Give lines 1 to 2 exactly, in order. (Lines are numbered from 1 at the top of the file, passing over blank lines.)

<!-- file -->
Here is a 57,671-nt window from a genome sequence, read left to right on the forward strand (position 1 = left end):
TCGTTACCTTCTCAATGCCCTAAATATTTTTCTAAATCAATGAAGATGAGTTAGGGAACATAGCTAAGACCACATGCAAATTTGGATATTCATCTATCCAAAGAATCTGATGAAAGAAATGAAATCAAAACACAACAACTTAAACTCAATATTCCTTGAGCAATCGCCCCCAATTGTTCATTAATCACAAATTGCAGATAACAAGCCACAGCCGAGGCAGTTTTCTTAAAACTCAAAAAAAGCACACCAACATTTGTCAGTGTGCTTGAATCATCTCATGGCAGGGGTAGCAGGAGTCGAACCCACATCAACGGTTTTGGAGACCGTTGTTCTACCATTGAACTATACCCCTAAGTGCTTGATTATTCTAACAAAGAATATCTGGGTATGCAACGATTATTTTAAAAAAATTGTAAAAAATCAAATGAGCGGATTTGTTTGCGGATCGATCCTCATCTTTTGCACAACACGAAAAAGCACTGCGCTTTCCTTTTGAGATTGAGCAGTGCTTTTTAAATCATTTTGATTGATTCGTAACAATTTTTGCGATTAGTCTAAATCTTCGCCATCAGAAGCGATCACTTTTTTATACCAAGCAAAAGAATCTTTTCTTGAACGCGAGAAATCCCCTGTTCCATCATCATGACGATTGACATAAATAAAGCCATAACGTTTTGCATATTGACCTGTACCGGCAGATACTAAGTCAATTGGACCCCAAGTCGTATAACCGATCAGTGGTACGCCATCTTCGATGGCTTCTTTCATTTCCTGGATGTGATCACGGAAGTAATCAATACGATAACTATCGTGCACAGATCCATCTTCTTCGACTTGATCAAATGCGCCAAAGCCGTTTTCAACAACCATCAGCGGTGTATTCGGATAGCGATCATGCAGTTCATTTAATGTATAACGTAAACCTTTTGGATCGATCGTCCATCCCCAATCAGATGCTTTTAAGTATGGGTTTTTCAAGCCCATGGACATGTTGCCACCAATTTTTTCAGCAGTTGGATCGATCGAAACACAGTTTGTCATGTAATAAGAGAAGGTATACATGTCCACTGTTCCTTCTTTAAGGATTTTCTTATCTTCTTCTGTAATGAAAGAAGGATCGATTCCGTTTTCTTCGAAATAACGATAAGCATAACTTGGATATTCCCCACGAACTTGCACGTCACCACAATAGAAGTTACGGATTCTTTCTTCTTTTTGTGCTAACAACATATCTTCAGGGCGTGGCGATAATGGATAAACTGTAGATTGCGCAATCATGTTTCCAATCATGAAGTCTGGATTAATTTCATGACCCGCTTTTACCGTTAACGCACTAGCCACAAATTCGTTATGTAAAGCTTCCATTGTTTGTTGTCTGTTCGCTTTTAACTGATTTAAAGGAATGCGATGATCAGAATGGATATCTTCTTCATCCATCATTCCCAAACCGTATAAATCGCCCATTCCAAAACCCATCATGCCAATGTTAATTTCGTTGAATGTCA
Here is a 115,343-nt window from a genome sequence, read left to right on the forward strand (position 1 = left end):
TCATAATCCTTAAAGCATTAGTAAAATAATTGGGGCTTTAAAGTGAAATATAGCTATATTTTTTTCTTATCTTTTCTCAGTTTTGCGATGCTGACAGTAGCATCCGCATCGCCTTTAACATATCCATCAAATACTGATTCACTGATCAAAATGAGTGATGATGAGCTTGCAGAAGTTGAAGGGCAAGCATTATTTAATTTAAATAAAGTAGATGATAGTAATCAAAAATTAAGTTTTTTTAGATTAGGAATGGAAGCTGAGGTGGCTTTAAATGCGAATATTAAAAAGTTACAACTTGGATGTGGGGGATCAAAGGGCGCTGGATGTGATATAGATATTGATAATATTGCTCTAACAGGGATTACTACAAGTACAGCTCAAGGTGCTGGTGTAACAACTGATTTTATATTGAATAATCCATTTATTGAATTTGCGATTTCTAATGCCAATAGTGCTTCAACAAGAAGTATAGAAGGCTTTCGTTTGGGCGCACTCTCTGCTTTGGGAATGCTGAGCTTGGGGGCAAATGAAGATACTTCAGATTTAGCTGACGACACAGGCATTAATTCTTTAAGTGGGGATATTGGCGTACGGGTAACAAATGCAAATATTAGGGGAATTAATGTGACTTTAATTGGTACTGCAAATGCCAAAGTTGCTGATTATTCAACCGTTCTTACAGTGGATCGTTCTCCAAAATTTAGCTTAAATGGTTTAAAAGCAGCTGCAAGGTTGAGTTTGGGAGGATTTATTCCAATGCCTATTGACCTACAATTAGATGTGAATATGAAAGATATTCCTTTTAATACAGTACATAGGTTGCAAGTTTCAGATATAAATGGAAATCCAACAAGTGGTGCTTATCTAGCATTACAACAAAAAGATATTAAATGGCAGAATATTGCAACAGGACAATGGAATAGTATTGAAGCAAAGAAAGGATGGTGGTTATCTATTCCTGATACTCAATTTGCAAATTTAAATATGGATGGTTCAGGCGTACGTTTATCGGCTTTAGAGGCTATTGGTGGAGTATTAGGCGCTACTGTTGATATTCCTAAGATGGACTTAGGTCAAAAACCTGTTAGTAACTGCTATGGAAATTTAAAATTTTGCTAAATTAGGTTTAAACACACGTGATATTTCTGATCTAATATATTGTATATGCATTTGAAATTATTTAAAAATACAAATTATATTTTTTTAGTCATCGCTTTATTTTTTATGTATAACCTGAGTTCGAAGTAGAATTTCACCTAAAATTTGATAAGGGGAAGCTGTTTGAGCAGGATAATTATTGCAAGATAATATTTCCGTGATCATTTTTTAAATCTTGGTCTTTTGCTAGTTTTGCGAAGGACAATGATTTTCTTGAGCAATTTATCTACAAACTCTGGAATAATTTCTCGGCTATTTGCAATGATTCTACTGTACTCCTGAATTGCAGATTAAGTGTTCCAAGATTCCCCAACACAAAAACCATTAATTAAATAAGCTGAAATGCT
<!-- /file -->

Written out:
Here is a 57,671-nt window from a genome sequence, read left to right on the forward strand (position 1 = left end):
TCGTTACCTTCTCAATGCCCTAAATATTTTTCTAAATCAATGAAGATGAGTTAGGGAACATAGCTAAGACCACATGCAAATTTGGATATTCATCTATCCAAAGAATCTGATGAAAGAAATGAAATCAAAACACAACAACTTAAACTCAATATTCCTTGAGCAATCGCCCCCAATTGTTCATTAATCACAAATTGCAGATAACAAGCCACAGCCGAGGCAGTTTTCTTAAAACTCAAAAAAAGCACACCAACATTTGTCAGTGTGCTTGAATCATCTCATGGCAGGGGTAGCAGGAGTCGAACCCACATCAACGGTTTTGGAGACCGTTGTTCTACCATTGAACTATACCCCTAAGTGCTTGATTATTCTAACAAAGAATATCTGGGTATGCAACGATTATTTTAAAAAAATTGTAAAAAATCAAATGAGCGGATTTGTTTGCGGATCGATCCTCATCTTTTGCACAACACGAAAAAGCACTGCGCTTTCCTTTTGAGATTGAGCAGTGCTTTTTAAATCATTTTGATTGATTCGTAACAATTTTTGCGATTAGTCTAAATCTTCGCCATCAGAAGCGATCACTTTTTTATACCAAGCAAAAGAATCTTTTCTTGAACGCGAGAAATCCCCTGTTCCATCATCATGACGATTGACATAAATAAAGCCATAACGTTTTGCATATTGACCTGTACCGGCAGATACTAAGTCAATTGGACCCCAAGTCGTATAACCGATCAGTGGTACGCCATCTTCGATGGCTTCTTTCATTTCCTGGATGTGATCACGGAAGTAATCAATACGATAACTATCGTGCACAGATCCATCTTCTTCGACTTGATCAAATGCGCCAAAGCCGTTTTCAACAACCATCAGCGGTGTATTCGGATAGCGATCATGCAGTTCATTTAATGTATAACGTAAACCTTTTGGATCGATCGTCCATCCCCAATCAGATGCTTTTAAGTATGGGTTTTTCAAGCCCATGGACATGTTGCCACCAATTTTTTCAGCAGTTGGATCGATCGAAACACAGTTTGTCATGTAATAAGAGAAGGTATACATGTCCACTGTTCCTTCTTTAAGGATTTTCTTATCTTCTTCTGTAATGAAAGAAGGATCGATTCCGTTTTCTTCGAAATAACGATAAGCATAACTTGGATATTCCCCACGAACTTGCACGTCACCACAATAGAAGTTACGGATTCTTTCTTCTTTTTGTGCTAACAACATATCTTCAGGGCGTGGCGATAATGGATAAACTGTAGATTGCGCAATCATGTTTCCAATCATGAAGTCTGGATTAATTTCATGACCCGCTTTTACCGTTAACGCACTAGCCACAAATTCGTTATGTAAAGCTTCCATTGTTTGTTGTCTGTTCGCTTTTAACTGATTTAAAGGAATGCGATGATCAGAATGGATATCTTCTTCATCCATCATTCCCAAACCGTATAAATCGCCCATTCCAAAACCCATCATGCCAATGTTAATTTCGTTGAATGTCA